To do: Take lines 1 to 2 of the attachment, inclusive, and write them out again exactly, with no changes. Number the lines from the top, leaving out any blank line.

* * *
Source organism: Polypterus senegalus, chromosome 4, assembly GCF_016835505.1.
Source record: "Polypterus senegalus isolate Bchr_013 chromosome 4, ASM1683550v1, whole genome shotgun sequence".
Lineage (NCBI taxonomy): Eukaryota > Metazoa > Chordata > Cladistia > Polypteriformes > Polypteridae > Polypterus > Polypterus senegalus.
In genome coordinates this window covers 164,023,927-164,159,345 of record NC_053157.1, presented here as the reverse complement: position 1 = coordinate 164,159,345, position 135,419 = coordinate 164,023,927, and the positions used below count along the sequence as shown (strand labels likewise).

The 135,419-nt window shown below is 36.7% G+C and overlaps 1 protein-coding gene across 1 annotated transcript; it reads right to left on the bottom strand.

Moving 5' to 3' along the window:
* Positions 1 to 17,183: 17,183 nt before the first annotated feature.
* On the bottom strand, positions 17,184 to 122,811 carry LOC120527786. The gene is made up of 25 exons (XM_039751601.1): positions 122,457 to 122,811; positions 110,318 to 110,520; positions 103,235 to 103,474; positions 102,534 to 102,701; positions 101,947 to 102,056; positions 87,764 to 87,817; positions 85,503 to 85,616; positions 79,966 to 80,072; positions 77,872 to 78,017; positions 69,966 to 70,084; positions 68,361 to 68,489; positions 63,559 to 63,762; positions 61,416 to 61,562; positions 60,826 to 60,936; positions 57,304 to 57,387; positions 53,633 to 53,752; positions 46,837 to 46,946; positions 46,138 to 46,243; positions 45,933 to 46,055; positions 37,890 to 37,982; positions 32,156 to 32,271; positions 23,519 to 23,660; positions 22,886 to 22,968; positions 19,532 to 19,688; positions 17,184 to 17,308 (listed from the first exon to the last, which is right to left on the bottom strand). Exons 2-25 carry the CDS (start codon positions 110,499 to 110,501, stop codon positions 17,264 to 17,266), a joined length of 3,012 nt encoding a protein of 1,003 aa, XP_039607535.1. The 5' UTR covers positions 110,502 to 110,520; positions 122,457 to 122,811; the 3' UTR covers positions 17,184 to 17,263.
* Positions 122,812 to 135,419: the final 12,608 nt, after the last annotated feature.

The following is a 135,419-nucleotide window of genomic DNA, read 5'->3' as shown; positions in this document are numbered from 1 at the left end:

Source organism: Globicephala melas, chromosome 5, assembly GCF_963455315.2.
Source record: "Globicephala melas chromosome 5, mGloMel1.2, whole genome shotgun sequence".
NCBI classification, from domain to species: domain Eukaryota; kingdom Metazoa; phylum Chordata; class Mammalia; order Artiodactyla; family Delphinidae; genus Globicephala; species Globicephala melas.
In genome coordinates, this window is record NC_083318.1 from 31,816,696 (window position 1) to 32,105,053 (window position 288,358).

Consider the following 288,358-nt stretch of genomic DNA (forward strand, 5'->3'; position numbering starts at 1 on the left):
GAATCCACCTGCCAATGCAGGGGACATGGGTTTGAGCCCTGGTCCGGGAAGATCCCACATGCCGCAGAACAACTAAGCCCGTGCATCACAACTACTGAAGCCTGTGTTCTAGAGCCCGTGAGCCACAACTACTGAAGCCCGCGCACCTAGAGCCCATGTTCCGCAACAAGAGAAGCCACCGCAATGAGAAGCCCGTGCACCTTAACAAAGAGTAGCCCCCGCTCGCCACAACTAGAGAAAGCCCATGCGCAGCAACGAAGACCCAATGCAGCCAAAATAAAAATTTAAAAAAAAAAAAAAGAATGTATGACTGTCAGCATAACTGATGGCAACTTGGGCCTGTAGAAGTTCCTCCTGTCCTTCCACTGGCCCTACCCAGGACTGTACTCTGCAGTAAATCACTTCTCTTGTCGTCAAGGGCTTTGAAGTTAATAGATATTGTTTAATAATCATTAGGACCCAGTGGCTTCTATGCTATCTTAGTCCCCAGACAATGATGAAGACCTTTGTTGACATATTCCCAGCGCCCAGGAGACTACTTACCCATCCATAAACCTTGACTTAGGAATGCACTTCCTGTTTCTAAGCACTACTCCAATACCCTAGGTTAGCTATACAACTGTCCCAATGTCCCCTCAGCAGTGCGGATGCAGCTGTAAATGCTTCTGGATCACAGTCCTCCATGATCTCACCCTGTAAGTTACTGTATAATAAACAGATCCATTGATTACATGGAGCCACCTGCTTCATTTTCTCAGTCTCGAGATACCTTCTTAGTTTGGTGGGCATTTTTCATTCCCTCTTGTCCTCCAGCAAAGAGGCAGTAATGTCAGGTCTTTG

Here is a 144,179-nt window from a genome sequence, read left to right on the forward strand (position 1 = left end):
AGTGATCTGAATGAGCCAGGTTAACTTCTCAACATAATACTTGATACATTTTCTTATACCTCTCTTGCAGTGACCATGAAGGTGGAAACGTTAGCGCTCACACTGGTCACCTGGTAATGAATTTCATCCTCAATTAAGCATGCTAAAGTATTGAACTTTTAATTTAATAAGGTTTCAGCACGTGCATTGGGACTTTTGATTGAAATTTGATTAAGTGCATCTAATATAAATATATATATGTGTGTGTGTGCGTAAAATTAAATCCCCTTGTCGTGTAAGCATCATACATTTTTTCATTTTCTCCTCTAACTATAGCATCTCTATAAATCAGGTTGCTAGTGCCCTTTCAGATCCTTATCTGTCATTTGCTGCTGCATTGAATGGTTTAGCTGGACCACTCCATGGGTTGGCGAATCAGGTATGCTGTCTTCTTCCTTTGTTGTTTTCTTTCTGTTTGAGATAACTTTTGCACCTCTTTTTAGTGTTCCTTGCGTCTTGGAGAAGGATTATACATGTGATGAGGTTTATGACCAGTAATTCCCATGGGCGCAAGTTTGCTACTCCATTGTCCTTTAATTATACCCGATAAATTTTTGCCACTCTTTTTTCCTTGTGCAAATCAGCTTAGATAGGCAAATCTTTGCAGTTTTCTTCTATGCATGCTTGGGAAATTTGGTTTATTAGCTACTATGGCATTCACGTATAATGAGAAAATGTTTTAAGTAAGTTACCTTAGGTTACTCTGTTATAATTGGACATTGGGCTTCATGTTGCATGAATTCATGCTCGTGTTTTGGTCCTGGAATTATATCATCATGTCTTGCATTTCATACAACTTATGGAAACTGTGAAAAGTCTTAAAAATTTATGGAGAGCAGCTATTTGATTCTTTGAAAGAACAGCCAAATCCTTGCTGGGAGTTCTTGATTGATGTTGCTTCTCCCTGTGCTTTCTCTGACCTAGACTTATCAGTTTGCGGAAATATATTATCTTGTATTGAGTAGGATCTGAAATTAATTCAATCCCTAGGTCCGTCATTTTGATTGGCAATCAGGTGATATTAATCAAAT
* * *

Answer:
Source organism: Polypterus senegalus, chromosome 4, assembly GCF_016835505.1.
Source record: "Polypterus senegalus isolate Bchr_013 chromosome 4, ASM1683550v1, whole genome shotgun sequence".